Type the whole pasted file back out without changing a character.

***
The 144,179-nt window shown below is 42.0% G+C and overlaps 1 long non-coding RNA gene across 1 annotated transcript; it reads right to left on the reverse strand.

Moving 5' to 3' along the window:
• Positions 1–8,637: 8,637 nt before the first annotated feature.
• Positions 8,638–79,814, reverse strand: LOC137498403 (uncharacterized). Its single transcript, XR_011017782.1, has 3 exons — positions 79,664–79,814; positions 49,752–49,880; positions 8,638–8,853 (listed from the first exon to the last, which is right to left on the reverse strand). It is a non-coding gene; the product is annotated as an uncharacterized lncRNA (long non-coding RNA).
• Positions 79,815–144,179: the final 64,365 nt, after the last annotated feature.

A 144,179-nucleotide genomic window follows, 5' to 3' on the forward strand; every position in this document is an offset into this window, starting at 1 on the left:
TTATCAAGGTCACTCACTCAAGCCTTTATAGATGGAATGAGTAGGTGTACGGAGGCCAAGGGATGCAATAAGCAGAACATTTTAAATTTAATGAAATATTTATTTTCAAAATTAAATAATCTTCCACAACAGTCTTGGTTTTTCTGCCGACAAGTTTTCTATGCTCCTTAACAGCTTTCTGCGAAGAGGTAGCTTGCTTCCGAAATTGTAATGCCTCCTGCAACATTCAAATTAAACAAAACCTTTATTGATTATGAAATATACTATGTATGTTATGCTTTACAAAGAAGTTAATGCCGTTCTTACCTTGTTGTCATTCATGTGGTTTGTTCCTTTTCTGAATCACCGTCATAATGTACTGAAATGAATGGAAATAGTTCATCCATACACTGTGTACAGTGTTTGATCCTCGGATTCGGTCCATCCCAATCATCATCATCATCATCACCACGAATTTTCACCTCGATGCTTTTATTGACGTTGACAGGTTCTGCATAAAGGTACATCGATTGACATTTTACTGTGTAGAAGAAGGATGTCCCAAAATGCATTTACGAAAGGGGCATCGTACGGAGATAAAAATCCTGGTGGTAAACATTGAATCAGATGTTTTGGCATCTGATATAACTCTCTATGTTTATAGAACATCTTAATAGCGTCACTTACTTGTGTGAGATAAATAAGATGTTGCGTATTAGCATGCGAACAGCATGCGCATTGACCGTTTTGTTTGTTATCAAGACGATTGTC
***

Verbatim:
The 144,179-nt window shown below is 42.0% G+C and overlaps 1 long non-coding RNA gene across 1 annotated transcript; it reads right to left on the reverse strand.

Moving 5' to 3' along the window:
• Positions 1–8,637: 8,637 nt before the first annotated feature.
• Positions 8,638–79,814, reverse strand: LOC137498403 (uncharacterized). Its single transcript, XR_011017782.1, has 3 exons — positions 79,664–79,814; positions 49,752–49,880; positions 8,638–8,853 (listed from the first exon to the last, which is right to left on the reverse strand). It is a non-coding gene; the product is annotated as an uncharacterized lncRNA (long non-coding RNA).
• Positions 79,815–144,179: the final 64,365 nt, after the last annotated feature.

A 144,179-nucleotide genomic window follows, 5' to 3' on the forward strand; every position in this document is an offset into this window, starting at 1 on the left:
TTATCAAGGTCACTCACTCAAGCCTTTATAGATGGAATGAGTAGGTGTACGGAGGCCAAGGGATGCAATAAGCAGAACATTTTAAATTTAATGAAATATTTATTTTCAAAATTAAATAATCTTCCACAACAGTCTTGGTTTTTCTGCCGACAAGTTTTCTATGCTCCTTAACAGCTTTCTGCGAAGAGGTAGCTTGCTTCCGAAATTGTAATGCCTCCTGCAACATTCAAATTAAACAAAACCTTTATTGATTATGAAATATACTATGTATGTTATGCTTTACAAAGAAGTTAATGCCGTTCTTACCTTGTTGTCATTCATGTGGTTTGTTCCTTTTCTGAATCACCGTCATAATGTACTGAAATGAATGGAAATAGTTCATCCATACACTGTGTACAGTGTTTGATCCTCGGATTCGGTCCATCCCAATCATCATCATCATCATCACCACGAATTTTCACCTCGATGCTTTTATTGACGTTGACAGGTTCTGCATAAAGGTACATCGATTGACATTTTACTGTGTAGAAGAAGGATGTCCCAAAATGCATTTACGAAAGGGGCATCGTACGGAGATAAAAATCCTGGTGGTAAACATTGAATCAGATGTTTTGGCATCTGATATAACTCTCTATGTTTATAGAACATCTTAATAGCGTCACTTACTTGTGTGAGATAAATAAGATGTTGCGTATTAGCATGCGAACAGCATGCGCATTGACCGTTTTGTTTGTTATCAAGACGATTGTC